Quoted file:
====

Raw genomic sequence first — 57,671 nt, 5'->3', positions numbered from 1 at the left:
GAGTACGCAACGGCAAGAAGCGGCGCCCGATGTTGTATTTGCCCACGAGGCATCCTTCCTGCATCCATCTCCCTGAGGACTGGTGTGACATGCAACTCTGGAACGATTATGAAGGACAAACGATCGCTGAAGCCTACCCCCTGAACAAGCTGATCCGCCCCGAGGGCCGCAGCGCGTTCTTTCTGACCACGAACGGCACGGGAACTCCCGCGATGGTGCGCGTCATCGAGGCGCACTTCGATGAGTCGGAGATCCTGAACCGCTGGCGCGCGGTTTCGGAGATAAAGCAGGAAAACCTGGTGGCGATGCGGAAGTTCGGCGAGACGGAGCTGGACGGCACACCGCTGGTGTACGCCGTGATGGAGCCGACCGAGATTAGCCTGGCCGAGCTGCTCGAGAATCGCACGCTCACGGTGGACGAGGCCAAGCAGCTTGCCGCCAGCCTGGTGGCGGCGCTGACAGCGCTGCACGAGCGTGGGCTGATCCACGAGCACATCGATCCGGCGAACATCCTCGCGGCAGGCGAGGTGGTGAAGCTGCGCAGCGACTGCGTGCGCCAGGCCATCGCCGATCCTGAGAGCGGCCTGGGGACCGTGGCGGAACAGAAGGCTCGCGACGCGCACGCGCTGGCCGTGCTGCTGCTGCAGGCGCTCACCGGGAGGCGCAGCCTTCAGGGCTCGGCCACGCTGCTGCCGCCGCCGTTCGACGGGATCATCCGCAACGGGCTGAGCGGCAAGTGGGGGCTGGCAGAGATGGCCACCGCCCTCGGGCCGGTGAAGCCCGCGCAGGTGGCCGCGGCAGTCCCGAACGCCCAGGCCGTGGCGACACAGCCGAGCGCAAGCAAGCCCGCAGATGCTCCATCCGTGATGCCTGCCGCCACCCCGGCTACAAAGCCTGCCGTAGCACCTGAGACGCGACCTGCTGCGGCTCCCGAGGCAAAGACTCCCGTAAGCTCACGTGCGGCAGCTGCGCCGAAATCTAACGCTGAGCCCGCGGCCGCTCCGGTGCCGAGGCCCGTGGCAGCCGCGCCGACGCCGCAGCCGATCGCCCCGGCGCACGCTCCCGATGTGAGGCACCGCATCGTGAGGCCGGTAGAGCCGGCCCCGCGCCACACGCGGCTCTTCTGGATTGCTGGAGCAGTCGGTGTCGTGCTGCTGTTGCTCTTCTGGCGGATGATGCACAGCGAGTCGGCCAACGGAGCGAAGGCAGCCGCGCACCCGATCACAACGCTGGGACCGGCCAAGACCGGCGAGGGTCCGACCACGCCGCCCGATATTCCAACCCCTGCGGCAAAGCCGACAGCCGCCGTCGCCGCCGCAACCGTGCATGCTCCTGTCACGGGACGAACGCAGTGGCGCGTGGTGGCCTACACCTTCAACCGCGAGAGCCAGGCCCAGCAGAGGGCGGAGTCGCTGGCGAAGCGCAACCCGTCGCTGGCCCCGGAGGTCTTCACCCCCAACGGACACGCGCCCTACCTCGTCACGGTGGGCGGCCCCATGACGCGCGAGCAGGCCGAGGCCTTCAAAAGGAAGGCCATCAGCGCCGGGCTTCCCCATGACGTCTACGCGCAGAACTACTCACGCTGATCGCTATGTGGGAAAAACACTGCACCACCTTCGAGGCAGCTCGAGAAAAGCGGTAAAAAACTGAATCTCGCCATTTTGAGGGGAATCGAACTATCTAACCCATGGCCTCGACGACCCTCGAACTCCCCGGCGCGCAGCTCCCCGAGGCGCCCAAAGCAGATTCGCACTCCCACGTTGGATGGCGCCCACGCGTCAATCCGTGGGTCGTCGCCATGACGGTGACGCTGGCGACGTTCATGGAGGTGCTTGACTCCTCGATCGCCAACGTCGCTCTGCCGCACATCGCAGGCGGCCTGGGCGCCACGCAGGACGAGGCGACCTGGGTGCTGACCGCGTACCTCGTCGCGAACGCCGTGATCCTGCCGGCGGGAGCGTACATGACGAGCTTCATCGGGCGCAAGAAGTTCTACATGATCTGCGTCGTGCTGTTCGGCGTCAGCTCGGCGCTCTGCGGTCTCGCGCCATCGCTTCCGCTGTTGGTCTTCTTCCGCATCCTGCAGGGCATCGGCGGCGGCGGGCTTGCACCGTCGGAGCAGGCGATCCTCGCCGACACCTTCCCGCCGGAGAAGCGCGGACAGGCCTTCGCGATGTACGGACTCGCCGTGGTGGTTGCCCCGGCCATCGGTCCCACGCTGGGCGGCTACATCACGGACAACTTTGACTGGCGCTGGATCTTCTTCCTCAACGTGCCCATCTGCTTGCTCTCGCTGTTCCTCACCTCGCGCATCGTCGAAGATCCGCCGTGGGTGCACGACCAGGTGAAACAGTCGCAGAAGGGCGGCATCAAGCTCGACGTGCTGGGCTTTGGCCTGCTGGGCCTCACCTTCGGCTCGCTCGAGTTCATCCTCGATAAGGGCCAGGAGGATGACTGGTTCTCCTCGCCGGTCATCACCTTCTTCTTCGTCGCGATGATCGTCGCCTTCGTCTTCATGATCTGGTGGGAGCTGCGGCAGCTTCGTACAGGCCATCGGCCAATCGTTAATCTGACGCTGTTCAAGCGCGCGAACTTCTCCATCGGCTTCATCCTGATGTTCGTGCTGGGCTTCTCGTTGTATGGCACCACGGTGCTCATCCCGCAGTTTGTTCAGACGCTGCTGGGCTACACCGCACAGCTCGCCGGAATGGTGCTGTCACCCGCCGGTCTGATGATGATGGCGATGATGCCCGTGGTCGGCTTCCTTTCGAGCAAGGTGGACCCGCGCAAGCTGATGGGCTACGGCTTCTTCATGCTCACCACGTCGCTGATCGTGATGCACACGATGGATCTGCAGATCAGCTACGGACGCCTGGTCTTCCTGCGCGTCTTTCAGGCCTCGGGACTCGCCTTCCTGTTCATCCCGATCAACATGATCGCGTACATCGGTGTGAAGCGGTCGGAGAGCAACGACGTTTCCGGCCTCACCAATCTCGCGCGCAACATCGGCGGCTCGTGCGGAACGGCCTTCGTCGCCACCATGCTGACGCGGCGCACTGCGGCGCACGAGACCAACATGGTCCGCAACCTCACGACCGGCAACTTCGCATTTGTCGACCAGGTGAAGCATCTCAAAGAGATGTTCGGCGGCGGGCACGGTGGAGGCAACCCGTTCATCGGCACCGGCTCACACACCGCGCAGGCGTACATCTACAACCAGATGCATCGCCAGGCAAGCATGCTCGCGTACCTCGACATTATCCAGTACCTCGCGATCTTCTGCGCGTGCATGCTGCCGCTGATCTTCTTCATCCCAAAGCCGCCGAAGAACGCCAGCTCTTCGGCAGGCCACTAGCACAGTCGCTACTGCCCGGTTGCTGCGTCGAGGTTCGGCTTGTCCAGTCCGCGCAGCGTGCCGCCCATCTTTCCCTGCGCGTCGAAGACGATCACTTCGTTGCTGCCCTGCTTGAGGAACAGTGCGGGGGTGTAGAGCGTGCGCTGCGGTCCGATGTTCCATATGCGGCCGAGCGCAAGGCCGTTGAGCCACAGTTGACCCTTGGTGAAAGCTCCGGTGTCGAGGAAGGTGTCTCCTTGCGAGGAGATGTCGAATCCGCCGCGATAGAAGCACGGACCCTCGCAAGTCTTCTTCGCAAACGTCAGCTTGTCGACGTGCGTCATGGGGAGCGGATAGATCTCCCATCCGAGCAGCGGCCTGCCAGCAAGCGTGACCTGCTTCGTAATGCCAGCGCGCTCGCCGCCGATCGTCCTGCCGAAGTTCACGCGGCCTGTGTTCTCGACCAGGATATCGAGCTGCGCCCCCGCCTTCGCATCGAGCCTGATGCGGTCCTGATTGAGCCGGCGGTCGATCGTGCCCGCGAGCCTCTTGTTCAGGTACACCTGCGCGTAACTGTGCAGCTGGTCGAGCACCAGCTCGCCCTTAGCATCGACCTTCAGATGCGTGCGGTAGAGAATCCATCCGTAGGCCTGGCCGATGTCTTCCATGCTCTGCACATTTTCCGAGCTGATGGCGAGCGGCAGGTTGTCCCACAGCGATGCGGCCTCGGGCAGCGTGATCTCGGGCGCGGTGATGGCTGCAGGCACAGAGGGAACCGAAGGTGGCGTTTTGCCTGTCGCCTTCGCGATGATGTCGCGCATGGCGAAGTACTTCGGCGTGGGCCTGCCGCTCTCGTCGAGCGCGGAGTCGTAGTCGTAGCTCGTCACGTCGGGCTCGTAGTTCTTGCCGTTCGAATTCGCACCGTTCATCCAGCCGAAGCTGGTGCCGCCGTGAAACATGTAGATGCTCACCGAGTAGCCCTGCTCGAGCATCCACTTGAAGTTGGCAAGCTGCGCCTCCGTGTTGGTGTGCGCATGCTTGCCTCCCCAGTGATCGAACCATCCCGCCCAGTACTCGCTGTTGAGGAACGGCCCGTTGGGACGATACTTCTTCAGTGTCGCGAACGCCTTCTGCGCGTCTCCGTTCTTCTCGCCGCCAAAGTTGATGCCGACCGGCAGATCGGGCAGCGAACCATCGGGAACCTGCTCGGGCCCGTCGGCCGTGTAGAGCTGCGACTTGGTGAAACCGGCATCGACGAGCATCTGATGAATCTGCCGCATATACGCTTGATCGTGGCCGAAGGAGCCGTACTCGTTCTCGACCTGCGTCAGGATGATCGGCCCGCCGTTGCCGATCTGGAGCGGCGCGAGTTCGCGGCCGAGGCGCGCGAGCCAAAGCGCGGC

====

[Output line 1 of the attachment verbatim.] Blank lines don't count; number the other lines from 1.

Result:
Raw genomic sequence first — 57,671 nt, 5'->3', positions numbered from 1 at the left: